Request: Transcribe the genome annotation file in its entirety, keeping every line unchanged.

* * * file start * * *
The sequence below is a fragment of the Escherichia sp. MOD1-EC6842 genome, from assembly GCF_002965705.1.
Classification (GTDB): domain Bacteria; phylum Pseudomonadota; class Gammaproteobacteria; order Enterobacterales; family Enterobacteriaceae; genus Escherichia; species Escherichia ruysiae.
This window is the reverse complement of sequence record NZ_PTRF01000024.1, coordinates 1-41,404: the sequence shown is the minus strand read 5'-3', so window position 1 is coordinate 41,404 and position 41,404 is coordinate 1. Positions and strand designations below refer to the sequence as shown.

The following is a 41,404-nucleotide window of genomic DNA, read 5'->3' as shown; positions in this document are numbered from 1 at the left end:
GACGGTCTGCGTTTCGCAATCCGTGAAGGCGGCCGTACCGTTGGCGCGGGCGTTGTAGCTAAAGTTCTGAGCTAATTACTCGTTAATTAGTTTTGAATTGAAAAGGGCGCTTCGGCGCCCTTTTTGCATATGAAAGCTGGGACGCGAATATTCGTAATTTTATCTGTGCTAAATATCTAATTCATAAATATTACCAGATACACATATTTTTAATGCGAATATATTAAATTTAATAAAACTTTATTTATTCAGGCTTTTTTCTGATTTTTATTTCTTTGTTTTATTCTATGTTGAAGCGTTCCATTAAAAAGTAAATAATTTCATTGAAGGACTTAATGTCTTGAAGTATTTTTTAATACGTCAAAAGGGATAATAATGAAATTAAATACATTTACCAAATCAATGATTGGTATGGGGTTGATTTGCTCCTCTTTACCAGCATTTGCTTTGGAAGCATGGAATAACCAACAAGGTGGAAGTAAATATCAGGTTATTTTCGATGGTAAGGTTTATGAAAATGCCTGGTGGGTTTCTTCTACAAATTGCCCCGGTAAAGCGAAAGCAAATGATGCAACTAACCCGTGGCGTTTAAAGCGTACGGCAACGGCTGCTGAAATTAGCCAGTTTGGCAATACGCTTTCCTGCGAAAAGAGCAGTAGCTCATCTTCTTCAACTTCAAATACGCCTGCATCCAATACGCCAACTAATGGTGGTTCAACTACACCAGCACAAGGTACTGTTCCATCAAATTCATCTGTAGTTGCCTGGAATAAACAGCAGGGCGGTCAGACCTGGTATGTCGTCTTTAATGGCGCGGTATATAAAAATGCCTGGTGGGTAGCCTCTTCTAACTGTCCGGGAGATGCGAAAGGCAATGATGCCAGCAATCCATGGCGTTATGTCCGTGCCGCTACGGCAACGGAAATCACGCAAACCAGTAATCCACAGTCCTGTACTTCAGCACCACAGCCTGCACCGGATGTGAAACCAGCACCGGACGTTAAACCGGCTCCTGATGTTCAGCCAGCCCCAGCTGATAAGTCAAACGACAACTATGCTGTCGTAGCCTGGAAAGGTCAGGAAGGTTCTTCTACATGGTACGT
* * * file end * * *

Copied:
The sequence below is a fragment of the Escherichia sp. MOD1-EC6842 genome, from assembly GCF_002965705.1.
Classification (GTDB): domain Bacteria; phylum Pseudomonadota; class Gammaproteobacteria; order Enterobacterales; family Enterobacteriaceae; genus Escherichia; species Escherichia ruysiae.
This window is the reverse complement of sequence record NZ_PTRF01000024.1, coordinates 1-41,404: the sequence shown is the minus strand read 5'-3', so window position 1 is coordinate 41,404 and position 41,404 is coordinate 1. Positions and strand designations below refer to the sequence as shown.

The following is a 41,404-nucleotide window of genomic DNA, read 5'->3' as shown; positions in this document are numbered from 1 at the left end:
GACGGTCTGCGTTTCGCAATCCGTGAAGGCGGCCGTACCGTTGGCGCGGGCGTTGTAGCTAAAGTTCTGAGCTAATTACTCGTTAATTAGTTTTGAATTGAAAAGGGCGCTTCGGCGCCCTTTTTGCATATGAAAGCTGGGACGCGAATATTCGTAATTTTATCTGTGCTAAATATCTAATTCATAAATATTACCAGATACACATATTTTTAATGCGAATATATTAAATTTAATAAAACTTTATTTATTCAGGCTTTTTTCTGATTTTTATTTCTTTGTTTTATTCTATGTTGAAGCGTTCCATTAAAAAGTAAATAATTTCATTGAAGGACTTAATGTCTTGAAGTATTTTTTAATACGTCAAAAGGGATAATAATGAAATTAAATACATTTACCAAATCAATGATTGGTATGGGGTTGATTTGCTCCTCTTTACCAGCATTTGCTTTGGAAGCATGGAATAACCAACAAGGTGGAAGTAAATATCAGGTTATTTTCGATGGTAAGGTTTATGAAAATGCCTGGTGGGTTTCTTCTACAAATTGCCCCGGTAAAGCGAAAGCAAATGATGCAACTAACCCGTGGCGTTTAAAGCGTACGGCAACGGCTGCTGAAATTAGCCAGTTTGGCAATACGCTTTCCTGCGAAAAGAGCAGTAGCTCATCTTCTTCAACTTCAAATACGCCTGCATCCAATACGCCAACTAATGGTGGTTCAACTACACCAGCACAAGGTACTGTTCCATCAAATTCATCTGTAGTTGCCTGGAATAAACAGCAGGGCGGTCAGACCTGGTATGTCGTCTTTAATGGCGCGGTATATAAAAATGCCTGGTGGGTAGCCTCTTCTAACTGTCCGGGAGATGCGAAAGGCAATGATGCCAGCAATCCATGGCGTTATGTCCGTGCCGCTACGGCAACGGAAATCACGCAAACCAGTAATCCACAGTCCTGTACTTCAGCACCACAGCCTGCACCGGATGTGAAACCAGCACCGGACGTTAAACCGGCTCCTGATGTTCAGCCAGCCCCAGCTGATAAGTCAAACGACAACTATGCTGTCGTAGCCTGGAAAGGTCAGGAAGGTTCTTCTACATGGTACGT